John Lewis thinks these five companies are the future of retail

All-seeing doorbells and educational robots are among the cohorts in the partnership's latest accelerator programme.

by Rebecca Smith
Last Updated: 06 Jul 2016
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John Lewis has whipped out its crystal ball to give us all some insight into what innovations and which businesses might be making waves in the future. Five tech start-ups have been chosen from over 280 applications for its accelerator programme JLAB. They’ll spend the next twelve weeks developing the products under guidance from John Lewis mentors and industry experts.

More intriguingly it also gives us a glance at what the retailer is keeping tabs on - areas it thinks have big potential. Of the chosen ones, most are focused on making the life of the customer easier, with smart home technology, robotics and monetising social media all featuring among the finalists.

The five start-ups picked:

Wedding Planner – One for the Bridezillas of the future, this is an online resource for brides-to-be in the planning stages of their wedding, including a budget tracker, checklist and guest list tracker. The site also includes a compilation of over 1,000 registered suppliers from everything spanning caterers to stationery with their availability and prices.

DigitalBridge – Those umming and ahhing over which shade of cream to paint their living room might be interested in Manchester-based company DigitalBridge. Its technology for home decor retailers will allow customers to visualise a home makeover. It claims to solve the problem of the ‘imagination gap’ through machine learning and computer vision. You take a picture and then using the platform can change the wallpaper, flooring and add different furnishings. 

A preview of how DigitalBridge works

Ding Labs – Aiming to help progress smart home popularity, Ding Labs has created a doorbell with built-in camera and mic, enabling homeowners to talk to the person standing at their front door, from anywhere in the world. PwC predicts the smart home market will reach $150bn by 2020 as more and more people adopt wireless home broadband and smartphones. To really appeal to consumers however, a smart home company will need to be offering something they actually see a purpose for; that solves a problem, rather than being another novelty item. Whether consumers can be convinced this meets that criteria remains to be seen.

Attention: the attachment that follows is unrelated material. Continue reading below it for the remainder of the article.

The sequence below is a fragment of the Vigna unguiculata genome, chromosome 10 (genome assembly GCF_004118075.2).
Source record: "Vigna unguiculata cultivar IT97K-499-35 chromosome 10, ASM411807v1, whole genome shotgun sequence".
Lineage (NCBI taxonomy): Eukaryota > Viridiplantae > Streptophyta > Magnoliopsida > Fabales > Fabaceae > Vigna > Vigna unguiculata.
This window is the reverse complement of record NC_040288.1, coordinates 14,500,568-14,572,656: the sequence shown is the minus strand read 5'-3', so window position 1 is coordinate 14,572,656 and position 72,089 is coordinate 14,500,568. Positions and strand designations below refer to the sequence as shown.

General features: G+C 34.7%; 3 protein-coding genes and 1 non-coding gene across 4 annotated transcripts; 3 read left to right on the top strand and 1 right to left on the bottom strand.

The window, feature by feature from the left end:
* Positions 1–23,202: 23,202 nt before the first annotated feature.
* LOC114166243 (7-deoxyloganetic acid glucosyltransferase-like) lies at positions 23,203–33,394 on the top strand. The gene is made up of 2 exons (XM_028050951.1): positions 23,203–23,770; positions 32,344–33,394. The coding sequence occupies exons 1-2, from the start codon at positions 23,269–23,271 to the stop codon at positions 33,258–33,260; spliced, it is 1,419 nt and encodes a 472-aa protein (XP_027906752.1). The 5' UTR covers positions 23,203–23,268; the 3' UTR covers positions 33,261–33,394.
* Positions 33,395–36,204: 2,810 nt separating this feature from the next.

Link Big – Making Instagram a dangerous place to be for shopaholics, it provides a tool which turns the social media platform into a social checkout, allowing customers to buy products they see on their Instagram feed, clicking through to the listing on an online shop. Brands on the platform use the tool to enable them to sell products directly from their profile – instead of the current layout where they can only have one in the bio which tends to be the brand's homepage. 

Robotical – Turn away now robot-phobes, for this business creating a fully programmable, customisable walking robot called Marty. It’s an educational one to help kids learn about coding, robotics and 3D printing and can be programmed to walk, turn, dance and kick a ball, all while being controlled from a phone. The founder, university of Edinburgh PhD student Alex Enoch, has been fundraising on Indiegogo where offering £75 upwards allowed backers a Marty the robot kit to build one themselves. The robotics revolution is starting early. 

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